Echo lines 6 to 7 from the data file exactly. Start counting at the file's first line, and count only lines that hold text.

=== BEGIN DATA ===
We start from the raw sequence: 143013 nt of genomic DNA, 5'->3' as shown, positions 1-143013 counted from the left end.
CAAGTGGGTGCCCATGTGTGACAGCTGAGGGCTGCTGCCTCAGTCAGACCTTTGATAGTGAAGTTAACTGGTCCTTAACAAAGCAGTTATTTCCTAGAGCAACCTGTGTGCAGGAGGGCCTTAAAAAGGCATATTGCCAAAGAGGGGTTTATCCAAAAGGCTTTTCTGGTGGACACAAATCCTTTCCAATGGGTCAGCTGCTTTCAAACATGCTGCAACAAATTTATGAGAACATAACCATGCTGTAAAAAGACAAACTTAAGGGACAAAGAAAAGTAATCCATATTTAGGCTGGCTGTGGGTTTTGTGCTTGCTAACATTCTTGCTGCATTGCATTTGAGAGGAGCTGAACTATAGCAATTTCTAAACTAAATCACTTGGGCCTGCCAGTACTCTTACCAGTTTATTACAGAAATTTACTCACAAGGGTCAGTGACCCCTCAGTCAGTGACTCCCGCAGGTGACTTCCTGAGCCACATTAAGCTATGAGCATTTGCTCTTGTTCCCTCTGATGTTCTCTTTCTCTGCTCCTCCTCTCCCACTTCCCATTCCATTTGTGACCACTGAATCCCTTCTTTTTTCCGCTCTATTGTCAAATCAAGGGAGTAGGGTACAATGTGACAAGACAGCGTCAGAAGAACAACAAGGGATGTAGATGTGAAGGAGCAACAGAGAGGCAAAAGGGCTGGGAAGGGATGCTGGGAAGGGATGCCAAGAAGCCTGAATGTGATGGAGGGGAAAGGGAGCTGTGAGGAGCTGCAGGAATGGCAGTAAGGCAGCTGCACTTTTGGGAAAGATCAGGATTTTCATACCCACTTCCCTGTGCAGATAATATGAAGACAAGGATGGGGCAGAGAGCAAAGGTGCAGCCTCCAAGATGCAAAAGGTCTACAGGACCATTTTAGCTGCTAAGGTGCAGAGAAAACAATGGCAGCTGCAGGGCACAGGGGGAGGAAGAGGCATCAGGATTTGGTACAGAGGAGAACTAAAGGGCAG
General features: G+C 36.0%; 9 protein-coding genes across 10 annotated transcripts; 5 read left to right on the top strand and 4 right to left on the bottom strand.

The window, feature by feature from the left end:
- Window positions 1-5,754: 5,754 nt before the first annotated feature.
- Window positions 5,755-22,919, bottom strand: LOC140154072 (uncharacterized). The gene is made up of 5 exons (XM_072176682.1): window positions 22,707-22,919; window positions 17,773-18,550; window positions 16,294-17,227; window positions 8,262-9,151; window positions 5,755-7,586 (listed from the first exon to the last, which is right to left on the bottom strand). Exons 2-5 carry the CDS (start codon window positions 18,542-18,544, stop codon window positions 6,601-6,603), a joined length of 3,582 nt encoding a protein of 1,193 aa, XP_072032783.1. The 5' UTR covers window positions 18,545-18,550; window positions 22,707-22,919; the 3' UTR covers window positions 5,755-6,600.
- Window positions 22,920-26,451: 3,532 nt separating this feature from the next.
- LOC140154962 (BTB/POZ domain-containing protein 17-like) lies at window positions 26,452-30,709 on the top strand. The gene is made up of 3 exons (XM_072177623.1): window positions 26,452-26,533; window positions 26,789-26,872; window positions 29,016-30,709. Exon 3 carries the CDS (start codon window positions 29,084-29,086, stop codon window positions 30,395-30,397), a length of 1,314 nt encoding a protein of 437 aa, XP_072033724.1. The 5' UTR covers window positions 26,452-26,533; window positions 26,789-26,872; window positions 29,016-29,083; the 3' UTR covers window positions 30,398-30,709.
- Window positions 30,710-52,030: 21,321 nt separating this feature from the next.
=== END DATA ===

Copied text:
- Window positions 5,755-22,919, bottom strand: LOC140154072 (uncharacterized). The gene is made up of 5 exons (XM_072176682.1): window positions 22,707-22,919; window positions 17,773-18,550; window positions 16,294-17,227; window positions 8,262-9,151; window positions 5,755-7,586 (listed from the first exon to the last, which is right to left on the bottom strand). Exons 2-5 carry the CDS (start codon window positions 18,542-18,544, stop codon window positions 6,601-6,603), a joined length of 3,582 nt encoding a protein of 1,193 aa, XP_072032783.1. The 5' UTR covers window positions 18,545-18,550; window positions 22,707-22,919; the 3' UTR covers window positions 5,755-6,600.
- Window positions 22,920-26,451: 3,532 nt separating this feature from the next.